As you explore the Fijian Islands, you’ll come across Christian churches, Sikh and Hindi temples and Islamic mosques. For an insight into Fijian village culture and the importance of family within the community, we recommend attending a Sunday service, even if you aren’t religious yourself.
The cuisine of Fiji is a direct reflection of the nation’s multiculturalism. Most traditional dishes are centred around a few staple ingredients that are readily available on the islands, including taro, cassava, sweet potato, rice, coconut and breadfruit. Of course, as a South Pacific island nation, Fiji is also blessed with an abundance of fresh seafood, including fish, octopus and shellfish. While visiting Fiji, be sure to try the national dish of Kokoda – a delicacy of raw fish marinated in coconut cream, onion, tomato and lime.
Plus, with a vibrant Indo-Fijian community, there are plenty of Indian influences in Fiji’s cuisine. Expect curries and spices mixed with island flavours like coconut milk, creating a unique fusion cuisine you won’t find anywhere else.
Fiji is famous for its cultural ceremonies, which offer a great way for visitors to engage in the local way of life. The three main Fijian ceremonies include the Lovo, the Meke and the Yaqona (Kava).
The Lovo ceremony is a traditional feast, during which fish, meat and vegetables are wrapped in banana leaves and cooked in a makeshift underground oven with hot stones. Not only does this impart unique flavours to the food, but the ceremony also works to bring together communities.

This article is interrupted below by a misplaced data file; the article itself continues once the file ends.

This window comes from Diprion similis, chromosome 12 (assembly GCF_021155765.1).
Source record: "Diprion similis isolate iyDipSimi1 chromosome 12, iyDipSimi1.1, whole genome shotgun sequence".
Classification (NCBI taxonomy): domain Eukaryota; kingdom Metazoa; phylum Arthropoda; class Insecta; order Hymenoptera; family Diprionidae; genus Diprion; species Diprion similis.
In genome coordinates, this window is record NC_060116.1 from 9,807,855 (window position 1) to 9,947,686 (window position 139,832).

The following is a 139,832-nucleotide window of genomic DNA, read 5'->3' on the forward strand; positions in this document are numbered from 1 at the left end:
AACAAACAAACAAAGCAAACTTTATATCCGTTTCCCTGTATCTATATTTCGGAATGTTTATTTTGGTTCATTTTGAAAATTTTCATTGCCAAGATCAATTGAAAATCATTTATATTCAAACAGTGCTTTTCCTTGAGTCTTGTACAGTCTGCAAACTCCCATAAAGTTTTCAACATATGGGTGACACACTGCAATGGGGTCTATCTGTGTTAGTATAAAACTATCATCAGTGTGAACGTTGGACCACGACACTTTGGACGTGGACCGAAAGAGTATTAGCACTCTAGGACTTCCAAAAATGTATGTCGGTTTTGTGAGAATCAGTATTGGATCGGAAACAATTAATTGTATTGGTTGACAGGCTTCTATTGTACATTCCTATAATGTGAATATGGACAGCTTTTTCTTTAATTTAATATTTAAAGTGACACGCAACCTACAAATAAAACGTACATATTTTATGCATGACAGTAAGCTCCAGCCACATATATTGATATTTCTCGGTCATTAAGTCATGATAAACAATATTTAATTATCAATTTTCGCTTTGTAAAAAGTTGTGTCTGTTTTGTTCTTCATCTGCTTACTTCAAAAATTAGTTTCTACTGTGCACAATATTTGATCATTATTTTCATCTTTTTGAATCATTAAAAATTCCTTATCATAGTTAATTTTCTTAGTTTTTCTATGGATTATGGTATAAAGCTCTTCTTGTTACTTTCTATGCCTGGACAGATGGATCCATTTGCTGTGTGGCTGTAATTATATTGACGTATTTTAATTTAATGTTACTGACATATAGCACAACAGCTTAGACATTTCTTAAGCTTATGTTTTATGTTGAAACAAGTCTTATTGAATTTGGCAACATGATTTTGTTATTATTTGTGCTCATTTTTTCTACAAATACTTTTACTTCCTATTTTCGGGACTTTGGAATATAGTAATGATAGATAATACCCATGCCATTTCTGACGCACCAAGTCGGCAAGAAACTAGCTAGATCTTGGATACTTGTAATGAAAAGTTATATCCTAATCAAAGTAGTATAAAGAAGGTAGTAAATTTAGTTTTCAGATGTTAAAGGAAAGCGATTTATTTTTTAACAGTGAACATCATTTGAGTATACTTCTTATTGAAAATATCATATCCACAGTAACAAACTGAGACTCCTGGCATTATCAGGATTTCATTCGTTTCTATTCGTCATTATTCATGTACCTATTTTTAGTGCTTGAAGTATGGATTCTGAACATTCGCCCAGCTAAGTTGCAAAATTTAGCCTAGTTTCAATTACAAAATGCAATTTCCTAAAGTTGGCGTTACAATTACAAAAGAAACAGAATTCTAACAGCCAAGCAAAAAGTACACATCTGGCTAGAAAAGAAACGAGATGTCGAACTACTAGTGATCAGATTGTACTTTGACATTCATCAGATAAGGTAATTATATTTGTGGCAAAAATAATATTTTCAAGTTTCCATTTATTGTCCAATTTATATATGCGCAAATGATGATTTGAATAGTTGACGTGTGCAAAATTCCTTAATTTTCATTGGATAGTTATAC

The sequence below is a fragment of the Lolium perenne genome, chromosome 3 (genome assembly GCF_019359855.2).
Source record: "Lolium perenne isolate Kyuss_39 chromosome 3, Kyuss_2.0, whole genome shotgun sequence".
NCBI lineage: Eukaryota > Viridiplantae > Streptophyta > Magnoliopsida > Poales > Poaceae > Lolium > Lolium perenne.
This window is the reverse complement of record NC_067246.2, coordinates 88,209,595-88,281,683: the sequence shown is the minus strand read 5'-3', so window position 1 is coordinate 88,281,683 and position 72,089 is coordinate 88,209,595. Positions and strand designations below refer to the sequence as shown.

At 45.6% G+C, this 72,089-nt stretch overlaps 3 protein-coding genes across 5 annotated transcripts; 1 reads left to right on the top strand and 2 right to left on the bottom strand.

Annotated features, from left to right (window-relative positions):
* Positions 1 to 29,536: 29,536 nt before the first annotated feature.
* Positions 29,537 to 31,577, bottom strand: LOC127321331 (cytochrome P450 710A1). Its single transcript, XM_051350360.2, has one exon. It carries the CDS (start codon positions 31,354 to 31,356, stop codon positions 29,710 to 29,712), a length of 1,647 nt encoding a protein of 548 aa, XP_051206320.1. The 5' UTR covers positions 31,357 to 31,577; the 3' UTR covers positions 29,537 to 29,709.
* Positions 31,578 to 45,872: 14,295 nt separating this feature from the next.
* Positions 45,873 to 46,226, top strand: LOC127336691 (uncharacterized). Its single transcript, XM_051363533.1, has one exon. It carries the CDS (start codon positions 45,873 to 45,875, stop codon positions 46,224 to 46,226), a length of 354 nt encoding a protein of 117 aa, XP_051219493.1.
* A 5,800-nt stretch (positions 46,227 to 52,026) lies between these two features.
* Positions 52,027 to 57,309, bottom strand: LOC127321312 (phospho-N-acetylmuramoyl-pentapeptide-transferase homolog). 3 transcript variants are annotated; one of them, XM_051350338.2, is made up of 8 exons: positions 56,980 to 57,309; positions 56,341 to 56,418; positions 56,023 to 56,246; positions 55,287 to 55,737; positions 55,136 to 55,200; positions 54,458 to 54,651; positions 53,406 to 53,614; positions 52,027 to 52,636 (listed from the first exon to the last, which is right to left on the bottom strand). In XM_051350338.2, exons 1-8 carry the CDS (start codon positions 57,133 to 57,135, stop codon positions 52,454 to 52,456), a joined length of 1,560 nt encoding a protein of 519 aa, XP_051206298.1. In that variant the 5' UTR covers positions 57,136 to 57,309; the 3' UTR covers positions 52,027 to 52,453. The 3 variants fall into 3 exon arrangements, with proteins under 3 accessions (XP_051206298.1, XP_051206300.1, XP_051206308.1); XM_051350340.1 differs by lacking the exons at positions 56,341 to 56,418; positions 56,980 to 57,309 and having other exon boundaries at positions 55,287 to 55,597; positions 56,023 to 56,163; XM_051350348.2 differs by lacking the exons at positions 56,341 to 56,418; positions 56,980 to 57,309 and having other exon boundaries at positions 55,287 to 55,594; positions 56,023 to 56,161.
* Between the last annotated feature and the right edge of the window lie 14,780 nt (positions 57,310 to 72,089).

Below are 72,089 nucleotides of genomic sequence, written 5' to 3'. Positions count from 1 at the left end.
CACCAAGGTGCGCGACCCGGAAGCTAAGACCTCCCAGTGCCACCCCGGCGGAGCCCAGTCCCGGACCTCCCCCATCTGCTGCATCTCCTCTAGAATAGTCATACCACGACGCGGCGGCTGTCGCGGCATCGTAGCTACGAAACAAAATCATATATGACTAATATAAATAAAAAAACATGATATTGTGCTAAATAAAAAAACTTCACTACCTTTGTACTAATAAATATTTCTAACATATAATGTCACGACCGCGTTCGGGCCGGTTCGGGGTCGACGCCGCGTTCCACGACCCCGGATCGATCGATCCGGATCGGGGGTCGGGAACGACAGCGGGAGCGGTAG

The Meke ceremony uses traditional song and dance to tell local legends of love, history and the spirit of the Fijian islands. During these ceremonies, the orchestra (Vakatara) sing, chant and play percussion instruments for the dancers (Matana) to perform. All performers wear garlands of flowers, while the men don full warrior costumes.
Kava is the national drink of Fiji. Made from the pulverised root of a pepper shrub, kava is traditionally served as part of a ceremony, most commonly when welcoming guests into a local village. During a kava ceremony, guests will sit in a circle around the communal kava bowl, which will be placed in front of the village chief. Once the kava plant is pounded and ready for drinking, the chief will down the first cup before visitors are invited to have a taste.
Arts and Crafts in Fiji
Arts and crafts also play a large role in traditional Fijian culture. Men and women alike create handicrafts like woven baskets, mats, and carved wooden figures, which can be purchased by visitors at local markets and wharves. Of course, these artifacts are not just made for the tourist trade, but also local use and traditional ceremonies.
The weaving materials used in Fijian handicrafts include coconut and pandanus leaves, the taming of which takes a surprising amount of work. Additionally, Fijian tapa cloth is fashioned out of the bark of the mulberry tree, which has been softened through a process of soaking and beating. Purchase a locally-made handicraft on your Fiji holiday to take a piece of the local culture home with you.